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September 29, 2014


Want Can I Grow in the Winter?


Khosrow Aein Jamshid ( Around the world, thousands of hectares of shrimp farms lie dormant in the winter.  In southern Iran, water temperatures decline to about 10°C from December to February, temperatures much too low for Penaeus vannamei farming.  I’m looking for something that I could grow in my ponds for three or four months when the water temperatures ranges from 10°C to 20°C.  The salinity range here is about 40 to 30 parts per thousand (ppt).  Any suggestions?


Daniel Gruenberg ( Sea cucumbers!


Nestor Deatras ( You could grow grey mullet from November to March.  Based on my experience in Chabaha, the southern most city in Iran (Sistan and Baluchestan Province) and in Pakistan, grey mullet can tolerate temperatures down to 10°C and salinity above 50 ppt without too much water exchange.  Grey mullet will also clean up the sludge and detritus in your ponds, making pond preparation easier for your next shrimp crop.  In the summer and fall, you could collect mullet fingerlings from the outlet gates of your shrimp ponds, where they swim against the water current to feed on plankton from your ponds.  Stock them in a pond and then distributed them to all your ponds after the shrimp harvest.


Jerome Heng ( You could try kuruma shrimp (Penaeus japonicus).  Your temperature and salinities are suitable.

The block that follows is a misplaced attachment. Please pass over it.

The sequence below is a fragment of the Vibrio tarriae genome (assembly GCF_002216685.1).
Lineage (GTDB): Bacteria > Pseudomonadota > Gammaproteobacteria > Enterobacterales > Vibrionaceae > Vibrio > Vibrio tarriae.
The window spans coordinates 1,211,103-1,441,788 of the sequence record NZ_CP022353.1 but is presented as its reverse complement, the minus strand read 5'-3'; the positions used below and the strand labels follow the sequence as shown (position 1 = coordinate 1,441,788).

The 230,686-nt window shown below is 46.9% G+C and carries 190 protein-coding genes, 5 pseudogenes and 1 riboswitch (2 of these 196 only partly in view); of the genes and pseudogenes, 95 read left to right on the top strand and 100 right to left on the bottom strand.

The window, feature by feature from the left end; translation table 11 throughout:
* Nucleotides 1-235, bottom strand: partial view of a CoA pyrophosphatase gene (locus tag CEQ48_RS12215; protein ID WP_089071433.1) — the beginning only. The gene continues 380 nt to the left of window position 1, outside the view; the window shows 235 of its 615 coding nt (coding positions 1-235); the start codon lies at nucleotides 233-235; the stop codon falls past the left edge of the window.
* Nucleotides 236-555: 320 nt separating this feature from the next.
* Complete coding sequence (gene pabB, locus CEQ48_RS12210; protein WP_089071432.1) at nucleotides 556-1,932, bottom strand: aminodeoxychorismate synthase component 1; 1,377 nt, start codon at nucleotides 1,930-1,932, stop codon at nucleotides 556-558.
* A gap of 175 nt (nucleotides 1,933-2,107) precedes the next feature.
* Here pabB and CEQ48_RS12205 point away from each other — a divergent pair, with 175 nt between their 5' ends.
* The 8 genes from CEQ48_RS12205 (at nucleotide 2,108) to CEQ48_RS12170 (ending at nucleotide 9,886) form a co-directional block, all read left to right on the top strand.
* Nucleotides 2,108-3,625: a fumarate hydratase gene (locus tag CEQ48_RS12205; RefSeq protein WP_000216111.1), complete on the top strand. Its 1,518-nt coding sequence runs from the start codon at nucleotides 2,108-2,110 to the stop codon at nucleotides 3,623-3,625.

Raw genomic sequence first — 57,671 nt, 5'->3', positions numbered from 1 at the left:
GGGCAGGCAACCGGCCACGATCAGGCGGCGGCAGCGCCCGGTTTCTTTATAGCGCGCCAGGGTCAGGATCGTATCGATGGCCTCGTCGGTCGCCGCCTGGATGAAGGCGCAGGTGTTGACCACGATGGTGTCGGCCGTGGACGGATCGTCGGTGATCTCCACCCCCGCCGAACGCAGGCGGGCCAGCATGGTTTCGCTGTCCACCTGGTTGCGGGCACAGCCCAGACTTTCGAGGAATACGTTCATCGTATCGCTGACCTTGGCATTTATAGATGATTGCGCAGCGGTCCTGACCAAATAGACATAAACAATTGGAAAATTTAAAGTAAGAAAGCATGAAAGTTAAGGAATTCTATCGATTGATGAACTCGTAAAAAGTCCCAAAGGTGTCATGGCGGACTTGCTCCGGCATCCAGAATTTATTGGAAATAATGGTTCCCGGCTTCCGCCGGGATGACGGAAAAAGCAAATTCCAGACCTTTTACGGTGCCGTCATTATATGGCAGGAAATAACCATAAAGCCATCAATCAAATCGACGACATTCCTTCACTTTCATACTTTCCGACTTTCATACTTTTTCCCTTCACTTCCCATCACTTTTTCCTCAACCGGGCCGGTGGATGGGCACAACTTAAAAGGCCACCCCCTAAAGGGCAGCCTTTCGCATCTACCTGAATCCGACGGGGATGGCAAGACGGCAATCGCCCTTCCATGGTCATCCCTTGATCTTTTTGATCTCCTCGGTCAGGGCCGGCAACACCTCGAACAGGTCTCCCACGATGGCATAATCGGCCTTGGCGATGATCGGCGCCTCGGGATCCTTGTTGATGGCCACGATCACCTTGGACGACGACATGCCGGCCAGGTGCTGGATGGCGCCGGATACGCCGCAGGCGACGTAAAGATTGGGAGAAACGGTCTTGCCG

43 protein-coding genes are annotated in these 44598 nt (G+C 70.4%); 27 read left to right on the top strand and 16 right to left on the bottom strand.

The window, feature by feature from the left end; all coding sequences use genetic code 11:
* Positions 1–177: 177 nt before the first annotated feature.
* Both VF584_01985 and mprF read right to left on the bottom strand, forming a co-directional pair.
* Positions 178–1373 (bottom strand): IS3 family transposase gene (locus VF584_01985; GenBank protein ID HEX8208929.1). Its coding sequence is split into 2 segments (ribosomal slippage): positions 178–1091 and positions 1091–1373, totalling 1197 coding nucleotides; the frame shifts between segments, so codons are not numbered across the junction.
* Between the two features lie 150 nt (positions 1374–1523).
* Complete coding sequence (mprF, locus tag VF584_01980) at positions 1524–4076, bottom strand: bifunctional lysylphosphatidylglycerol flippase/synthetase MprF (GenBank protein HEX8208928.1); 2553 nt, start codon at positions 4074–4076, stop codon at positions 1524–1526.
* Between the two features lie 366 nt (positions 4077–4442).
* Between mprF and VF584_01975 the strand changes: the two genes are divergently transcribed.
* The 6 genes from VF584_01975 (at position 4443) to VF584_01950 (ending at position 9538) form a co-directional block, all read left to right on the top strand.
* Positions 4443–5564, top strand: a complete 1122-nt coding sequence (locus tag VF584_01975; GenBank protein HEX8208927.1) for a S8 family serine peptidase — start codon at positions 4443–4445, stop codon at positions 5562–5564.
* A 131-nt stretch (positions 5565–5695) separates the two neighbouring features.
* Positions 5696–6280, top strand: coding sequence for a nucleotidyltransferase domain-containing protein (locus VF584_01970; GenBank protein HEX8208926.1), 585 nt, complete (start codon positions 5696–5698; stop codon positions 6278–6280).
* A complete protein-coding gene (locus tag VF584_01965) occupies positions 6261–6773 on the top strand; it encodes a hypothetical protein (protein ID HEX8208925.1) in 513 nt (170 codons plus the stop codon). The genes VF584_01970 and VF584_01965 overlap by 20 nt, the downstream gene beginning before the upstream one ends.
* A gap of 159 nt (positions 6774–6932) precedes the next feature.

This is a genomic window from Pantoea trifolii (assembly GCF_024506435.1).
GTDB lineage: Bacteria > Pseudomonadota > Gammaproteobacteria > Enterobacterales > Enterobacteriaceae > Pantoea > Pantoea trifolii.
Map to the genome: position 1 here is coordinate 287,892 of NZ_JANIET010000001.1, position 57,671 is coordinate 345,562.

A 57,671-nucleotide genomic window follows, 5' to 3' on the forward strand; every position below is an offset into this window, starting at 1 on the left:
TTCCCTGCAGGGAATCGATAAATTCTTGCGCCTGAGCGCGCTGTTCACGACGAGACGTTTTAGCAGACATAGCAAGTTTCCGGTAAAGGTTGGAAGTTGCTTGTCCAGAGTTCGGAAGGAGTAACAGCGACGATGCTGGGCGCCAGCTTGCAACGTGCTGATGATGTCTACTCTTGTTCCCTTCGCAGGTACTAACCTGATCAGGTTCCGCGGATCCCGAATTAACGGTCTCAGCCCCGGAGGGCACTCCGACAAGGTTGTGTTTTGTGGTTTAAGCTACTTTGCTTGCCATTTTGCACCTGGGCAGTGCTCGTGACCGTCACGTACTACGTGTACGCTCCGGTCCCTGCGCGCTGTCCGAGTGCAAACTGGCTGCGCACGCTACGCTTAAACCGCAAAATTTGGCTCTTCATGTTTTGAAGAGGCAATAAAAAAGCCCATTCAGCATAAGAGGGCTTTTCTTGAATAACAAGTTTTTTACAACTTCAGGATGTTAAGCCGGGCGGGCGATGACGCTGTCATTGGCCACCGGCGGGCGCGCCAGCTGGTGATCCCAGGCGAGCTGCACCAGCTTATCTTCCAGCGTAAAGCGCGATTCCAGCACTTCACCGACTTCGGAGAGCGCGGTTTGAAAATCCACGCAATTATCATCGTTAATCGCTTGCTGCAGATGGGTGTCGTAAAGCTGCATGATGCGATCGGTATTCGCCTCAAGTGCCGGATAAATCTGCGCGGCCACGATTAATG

Daniel Gruenberg ( Jerome, kuruma will not grow at 10°C.  It won’t die, but it won’t grow, either.  In growth trials in Turkey it was shown to have an average daily growth of 0.04 grams a day at 22°C to 30°C.  In addition, its feed conversion ratio is high at 3.5+.


In Japan the production of kuruma shrimp has been on a long downward spiral.


On the other hand, sea cucumbers, which require a big investment in hatchery and nursery systems, can be stocked in the shrimp ponds after the fall shrimp harvest.  They don’t need feed or aeration, and they will clean the pond bottom for the next shrimp crop.


Since most farmers in Iran control about 10 ponds each, I estimate that each farmer should be able to add $100,000 to $200,000 income per season with sea cucumbers from 10 ponds.  As far as I have seen, no other alternative even comes close to this.


Jerome Heng ( Hi Daniel, when I was in northeast China a few months ago, the info I got from friends and local farmers was that the species of sea cucumber (Stichopus japonicus) that they were growing was in very bad shape.  Nine out of ten hatcheries were closed because of a dramatic drop in price, and many farmers were in deep debt.


Daniel Gruenberg ( Stichopus japonicus is a very expensive niche species.  In China, many high-value species are crashing due to corporate accounting rules and rules on government spending for food and entertainment.


J.M. Wigglesworth ( Shouldn’t we being growing what we can sell, rather than selling what we can grow?


Daniel Gruenberg ( I am not sure I follow your logic, but special high value S. japonicus has limited demand, but other, cheaper species are still in high demand and can be grown at a profit.